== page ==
JERUSALEM (AP) — Several dozen Palestinian women scuffled with Israeli troops on the outskirts of Jerusalem on Saturday amid rising religious and political tensions in the disputed city.
The confrontation erupted at the Qalandiya crossing between the West Bank and Jerusalem.
The women chanted "Jerusalem is Arab, our eternal capital," briefly planted a Palestinian flag on one of the crossing's metal gates and tried to push through it. Israeli troops scuffled with the women and dispersed them with tear gas. At one point, a firebomb hit a military jeep and soldiers rushed to extinguish the fire.
As the women withdrew, Palestinian teens threw stones at soldiers who closed the crossing to traffic.
The Israeli military said four protesters were detained but no one was hurt.
Saturday's protest came at a time of growing friction in Jerusalem.
The Palestinians want to establish a capital in the eastern sector of the city, captured and annexed by Israel in the 1967 Mideast War. Israel's hard-line leader, Prime Minister Benjamin Netanyahu, refuses to consider partition, insisting he will never relinquish control over any part of Jerusalem.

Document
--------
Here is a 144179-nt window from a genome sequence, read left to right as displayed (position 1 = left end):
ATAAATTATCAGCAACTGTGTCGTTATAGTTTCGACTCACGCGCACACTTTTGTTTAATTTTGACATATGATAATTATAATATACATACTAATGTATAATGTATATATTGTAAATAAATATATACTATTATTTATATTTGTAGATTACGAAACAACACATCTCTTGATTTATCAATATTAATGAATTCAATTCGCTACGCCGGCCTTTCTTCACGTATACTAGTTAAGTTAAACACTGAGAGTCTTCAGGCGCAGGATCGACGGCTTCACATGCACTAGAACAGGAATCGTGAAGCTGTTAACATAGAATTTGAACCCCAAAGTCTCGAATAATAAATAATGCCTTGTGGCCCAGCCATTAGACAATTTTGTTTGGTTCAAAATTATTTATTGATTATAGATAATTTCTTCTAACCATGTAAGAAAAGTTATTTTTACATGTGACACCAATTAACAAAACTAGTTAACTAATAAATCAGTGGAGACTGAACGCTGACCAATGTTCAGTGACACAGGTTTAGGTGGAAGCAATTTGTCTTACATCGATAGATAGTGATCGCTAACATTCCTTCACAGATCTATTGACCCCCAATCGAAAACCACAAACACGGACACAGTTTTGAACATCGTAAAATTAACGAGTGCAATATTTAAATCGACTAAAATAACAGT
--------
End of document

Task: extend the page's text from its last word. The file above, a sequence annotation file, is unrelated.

Earlier this week, Israel announced plans to build 1,600 more homes for Jews in east Jerusalem, setting off a bitter diplomatic row with the United States, Israel's closest ally.
Jerusalem also has seen several protests in recent weeks against Israel's decision to include two West Bank shrines on a list of national heritage sites. The move's practical implications are not clear, but the Palestinians see it as a provocation.
Five Palestinians were injured later Saturday in clashes with Israeli soldiers in the West Bank, Palestinian medics said. Residents of a village near Nablus said they tried to prevent settlers from bathing in a water cistern they depend on for agriculture.
Palestinian villagers then hurled rocks at soldiers who tried to maintain order between the sides. The soldiers responded with tear gas and rubber coated steel bullets, injuring the Palestinian, the medics said.
On Friday, Israel sealed the West Bank for at least two days, in an attempt to prevent more protests.
Even when a closure is not in effect, most West Bank Palestinians are barred by Israel from entering Jerusalem. The Qalandiya crossing is one of the main gateways for Palestinians who obtain special entry permits to the city.